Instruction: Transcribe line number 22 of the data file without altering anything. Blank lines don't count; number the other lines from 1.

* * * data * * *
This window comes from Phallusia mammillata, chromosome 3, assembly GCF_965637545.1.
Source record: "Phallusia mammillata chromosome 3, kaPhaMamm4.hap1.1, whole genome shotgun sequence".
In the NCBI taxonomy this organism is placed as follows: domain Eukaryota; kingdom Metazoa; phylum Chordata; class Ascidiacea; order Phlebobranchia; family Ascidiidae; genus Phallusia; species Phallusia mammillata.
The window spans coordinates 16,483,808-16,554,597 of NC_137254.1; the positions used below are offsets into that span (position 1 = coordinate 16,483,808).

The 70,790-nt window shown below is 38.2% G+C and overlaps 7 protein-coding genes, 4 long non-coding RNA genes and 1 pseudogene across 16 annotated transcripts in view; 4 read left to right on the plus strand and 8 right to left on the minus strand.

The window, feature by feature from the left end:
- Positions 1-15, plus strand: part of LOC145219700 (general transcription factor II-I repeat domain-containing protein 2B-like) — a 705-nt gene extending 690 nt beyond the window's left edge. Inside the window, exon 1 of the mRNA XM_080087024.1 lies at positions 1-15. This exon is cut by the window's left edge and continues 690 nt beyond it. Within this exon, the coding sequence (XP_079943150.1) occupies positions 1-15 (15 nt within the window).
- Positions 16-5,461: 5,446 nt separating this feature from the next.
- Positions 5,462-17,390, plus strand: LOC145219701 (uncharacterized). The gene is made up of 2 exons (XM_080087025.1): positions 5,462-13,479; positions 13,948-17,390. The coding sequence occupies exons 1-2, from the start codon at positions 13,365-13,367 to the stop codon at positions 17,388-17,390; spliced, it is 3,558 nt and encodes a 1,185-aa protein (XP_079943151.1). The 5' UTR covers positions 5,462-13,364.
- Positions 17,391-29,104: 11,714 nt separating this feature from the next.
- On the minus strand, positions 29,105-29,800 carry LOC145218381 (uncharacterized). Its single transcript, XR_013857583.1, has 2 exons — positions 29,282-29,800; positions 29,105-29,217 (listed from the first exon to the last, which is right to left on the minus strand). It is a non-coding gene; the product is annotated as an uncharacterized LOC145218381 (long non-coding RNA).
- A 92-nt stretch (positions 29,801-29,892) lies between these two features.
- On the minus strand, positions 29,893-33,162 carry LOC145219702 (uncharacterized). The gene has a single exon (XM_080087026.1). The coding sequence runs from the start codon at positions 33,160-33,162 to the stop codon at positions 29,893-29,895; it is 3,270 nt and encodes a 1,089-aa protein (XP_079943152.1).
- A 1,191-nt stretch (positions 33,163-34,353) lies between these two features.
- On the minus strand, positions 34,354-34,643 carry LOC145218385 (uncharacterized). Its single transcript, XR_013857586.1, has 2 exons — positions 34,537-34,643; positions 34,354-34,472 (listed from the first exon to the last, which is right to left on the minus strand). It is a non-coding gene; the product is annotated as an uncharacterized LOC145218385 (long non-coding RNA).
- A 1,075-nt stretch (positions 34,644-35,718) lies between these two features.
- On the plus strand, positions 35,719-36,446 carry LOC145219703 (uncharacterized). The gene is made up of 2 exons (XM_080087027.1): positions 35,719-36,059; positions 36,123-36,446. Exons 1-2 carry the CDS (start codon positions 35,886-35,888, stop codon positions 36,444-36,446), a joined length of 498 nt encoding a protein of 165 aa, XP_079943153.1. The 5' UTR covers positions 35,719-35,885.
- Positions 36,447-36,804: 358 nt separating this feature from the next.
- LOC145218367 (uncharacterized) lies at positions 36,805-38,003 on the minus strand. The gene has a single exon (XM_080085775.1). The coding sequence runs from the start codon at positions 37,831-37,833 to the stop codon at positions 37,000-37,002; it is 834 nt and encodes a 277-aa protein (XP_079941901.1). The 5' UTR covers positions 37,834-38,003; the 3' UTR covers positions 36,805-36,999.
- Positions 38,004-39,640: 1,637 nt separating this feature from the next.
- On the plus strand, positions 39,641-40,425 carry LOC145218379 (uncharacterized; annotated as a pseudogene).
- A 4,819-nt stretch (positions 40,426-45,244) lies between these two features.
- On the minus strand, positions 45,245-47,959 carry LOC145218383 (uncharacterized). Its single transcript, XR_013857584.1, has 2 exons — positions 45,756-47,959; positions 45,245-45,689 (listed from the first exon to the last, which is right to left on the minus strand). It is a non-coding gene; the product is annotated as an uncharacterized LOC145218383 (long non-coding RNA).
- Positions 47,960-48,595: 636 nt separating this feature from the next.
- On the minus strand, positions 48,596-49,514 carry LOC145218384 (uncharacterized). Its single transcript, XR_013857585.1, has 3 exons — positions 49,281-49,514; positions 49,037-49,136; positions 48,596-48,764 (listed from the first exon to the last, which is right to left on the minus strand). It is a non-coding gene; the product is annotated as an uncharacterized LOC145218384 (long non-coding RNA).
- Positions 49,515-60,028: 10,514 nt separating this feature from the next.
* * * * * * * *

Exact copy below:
- A 4,819-nt stretch (positions 40,426-45,244) lies between these two features.